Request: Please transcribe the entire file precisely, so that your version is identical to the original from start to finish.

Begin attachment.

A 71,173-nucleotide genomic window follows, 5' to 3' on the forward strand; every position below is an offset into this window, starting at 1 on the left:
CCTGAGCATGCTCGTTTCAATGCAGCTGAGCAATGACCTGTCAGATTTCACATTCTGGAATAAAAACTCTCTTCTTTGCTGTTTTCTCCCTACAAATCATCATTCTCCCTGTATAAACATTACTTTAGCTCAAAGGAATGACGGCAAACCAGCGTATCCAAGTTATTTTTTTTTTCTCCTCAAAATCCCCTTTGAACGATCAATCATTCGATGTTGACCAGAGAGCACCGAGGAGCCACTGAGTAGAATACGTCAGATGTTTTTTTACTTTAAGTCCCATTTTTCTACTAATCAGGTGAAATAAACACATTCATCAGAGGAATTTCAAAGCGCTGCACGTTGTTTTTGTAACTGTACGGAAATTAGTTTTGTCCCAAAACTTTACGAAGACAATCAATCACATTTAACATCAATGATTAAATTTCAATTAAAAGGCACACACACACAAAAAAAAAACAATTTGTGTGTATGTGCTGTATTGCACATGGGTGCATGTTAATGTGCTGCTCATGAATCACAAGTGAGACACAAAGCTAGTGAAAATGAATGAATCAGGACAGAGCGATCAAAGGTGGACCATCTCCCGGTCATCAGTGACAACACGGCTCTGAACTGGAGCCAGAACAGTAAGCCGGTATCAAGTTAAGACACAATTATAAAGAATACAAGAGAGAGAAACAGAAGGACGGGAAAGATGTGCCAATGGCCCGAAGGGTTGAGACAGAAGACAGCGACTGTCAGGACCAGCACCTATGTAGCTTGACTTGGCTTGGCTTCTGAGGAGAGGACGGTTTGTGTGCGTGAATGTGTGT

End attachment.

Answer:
A 71,173-nucleotide genomic window follows, 5' to 3' on the forward strand; every position below is an offset into this window, starting at 1 on the left:
CCTGAGCATGCTCGTTTCAATGCAGCTGAGCAATGACCTGTCAGATTTCACATTCTGGAATAAAAACTCTCTTCTTTGCTGTTTTCTCCCTACAAATCATCATTCTCCCTGTATAAACATTACTTTAGCTCAAAGGAATGACGGCAAACCAGCGTATCCAAGTTATTTTTTTTTTCTCCTCAAAATCCCCTTTGAACGATCAATCATTCGATGTTGACCAGAGAGCACCGAGGAGCCACTGAGTAGAATACGTCAGATGTTTTTTTACTTTAAGTCCCATTTTTCTACTAATCAGGTGAAATAAACACATTCATCAGAGGAATTTCAAAGCGCTGCACGTTGTTTTTGTAACTGTACGGAAATTAGTTTTGTCCCAAAACTTTACGAAGACAATCAATCACATTTAACATCAATGATTAAATTTCAATTAAAAGGCACACACACACAAAAAAAAAACAATTTGTGTGTATGTGCTGTATTGCACATGGGTGCATGTTAATGTGCTGCTCATGAATCACAAGTGAGACACAAAGCTAGTGAAAATGAATGAATCAGGACAGAGCGATCAAAGGTGGACCATCTCCCGGTCATCAGTGACAACACGGCTCTGAACTGGAGCCAGAACAGTAAGCCGGTATCAAGTTAAGACACAATTATAAAGAATACAAGAGAGAGAAACAGAAGGACGGGAAAGATGTGCCAATGGCCCGAAGGGTTGAGACAGAAGACAGCGACTGTCAGGACCAGCACCTATGTAGCTTGACTTGGCTTGGCTTCTGAGGAGAGGACGGTTTGTGTGCGTGAATGTGTGT